• DynBC apparently refers to "Certificate in Dynamic Blood Analysis," according to A Google search for Dynamic Blood Analysis returns only references back to and (which are effectively the same website), and some scientific papers. Unfortunately, the scientific papers are all in engineering journals, and are not of a medical nature.
  • DHHP refers to "Practitioner Diploma in Homeopathy and Heilkunst," a diploma received after the completion of a 4-5 year course of studies. This includes a module on Dynamic Blood, which seems to make the above diploma redundant.
  • Upon payment of annual fees to the Canadian/International Heilkunst Association at, DHHPs can use the tile "Doctor of Medical Heilkunst" (DMH), making the DHHP also redundant. Kinda like saying "I have a Ph.D. in Economics, as well as a Master's Degree in Economics and a Bachelor's Degree in Economics! Three degrees!"
  • However, the website of the Canadian - International Heilkunst Association (whose website is actually at recommends "To make clear that one is not a “Dr.” or “Doctor” as such. For example, using the title before the name generally denotes an MD. Avoid using the title of “Dr.” or “Doctor” (before your name) and specify exactly what type of doctor is designated."
And what, exactly, is Heilkunst? Best I can tell, it's an euphemism for "homeopathy," presumably that particular branch that jives with Canadian regulations on homeopathy. If you're not already familiar with Homeopathy, I again beseech you to take in the YouTube video at the bottom of the post.
  • The German word for "Homeopathy" is "Homöopathie," so it doesn't mean that. It doesn't remotely resemble that.
  • "Heilkunde" is the German word for "medicine". It definitely resembles that word.
  • "Heil" means "well-being"; "Kunst" means "art", so "Heilkunst" presumably means "the art of well-being"
  • "Heilpraktiker(in)" means "non-medical practitioner"
  • Therefore, in English, "Medical Heilkunst" seems to suggest "Medical non-medical practise."
  • But whatever the word might mean in German, the term is being used in English. What you need to know is that "Medical Heilkunst" is not English for "Medical doctor." Therefore, you should seek a medical doctor for medical advice. Not a Doctor of Medical Pixiedust. Not the Internet.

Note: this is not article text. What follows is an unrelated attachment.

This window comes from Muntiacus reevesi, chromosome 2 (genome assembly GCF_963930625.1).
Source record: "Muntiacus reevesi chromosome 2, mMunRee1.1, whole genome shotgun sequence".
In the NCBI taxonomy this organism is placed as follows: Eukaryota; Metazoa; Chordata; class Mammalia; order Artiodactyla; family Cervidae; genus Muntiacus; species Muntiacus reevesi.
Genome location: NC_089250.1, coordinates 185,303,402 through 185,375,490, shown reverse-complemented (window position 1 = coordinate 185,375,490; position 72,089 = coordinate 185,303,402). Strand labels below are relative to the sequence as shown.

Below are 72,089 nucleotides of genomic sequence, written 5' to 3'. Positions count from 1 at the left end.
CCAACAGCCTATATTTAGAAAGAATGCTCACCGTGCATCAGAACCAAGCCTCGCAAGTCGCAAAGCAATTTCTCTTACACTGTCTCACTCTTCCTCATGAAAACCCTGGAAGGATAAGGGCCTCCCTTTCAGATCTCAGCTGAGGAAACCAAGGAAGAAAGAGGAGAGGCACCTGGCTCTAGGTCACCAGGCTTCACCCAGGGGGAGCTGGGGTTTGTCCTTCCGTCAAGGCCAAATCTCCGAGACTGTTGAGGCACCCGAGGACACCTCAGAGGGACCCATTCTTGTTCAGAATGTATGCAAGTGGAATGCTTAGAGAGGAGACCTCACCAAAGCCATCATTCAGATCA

What does she say about flu shots?

Well first, let's look at what is known about flu shots from empirical data:
  • According to Health Canada, "an estimated 10-25% of Canadians may get the flu each year," and "an estimated 4,000 to 8,000 Canadians, mostly seniors, die every year from pneumonia related to flu and many others may die from other serious complications of flu."
  • Because of this, Canada's National Advisory Committee on Immunization encourages all Canadians over 6 months of age to get a flu shot.
  • The Ontario Ministry of Health and Long-Term Care says that "Ontario is the only jurisdiction in North America to make the influenza vaccine available free to all residents."
  • It is free, and it is likely to reduce your chances to get the flu. The only reason an objective person would advise against getting a flu shot is if it is dangerous.
While she doesn't outright say it, Boyle certainly paints the flu shot in frightening terms. I've already pointed out and refuted her erroneous claims that "the flu shot is injected directly into the bloodstream" and that it weakens the immune system. She also point out that:
  • "Getting the flu shot means that your body is injected with substantial amounts of several viruses along with other toxic materials used to preserve the vaccine." (Okay, "substantial" amounts if you're used to dealing with homeopathic dilutions)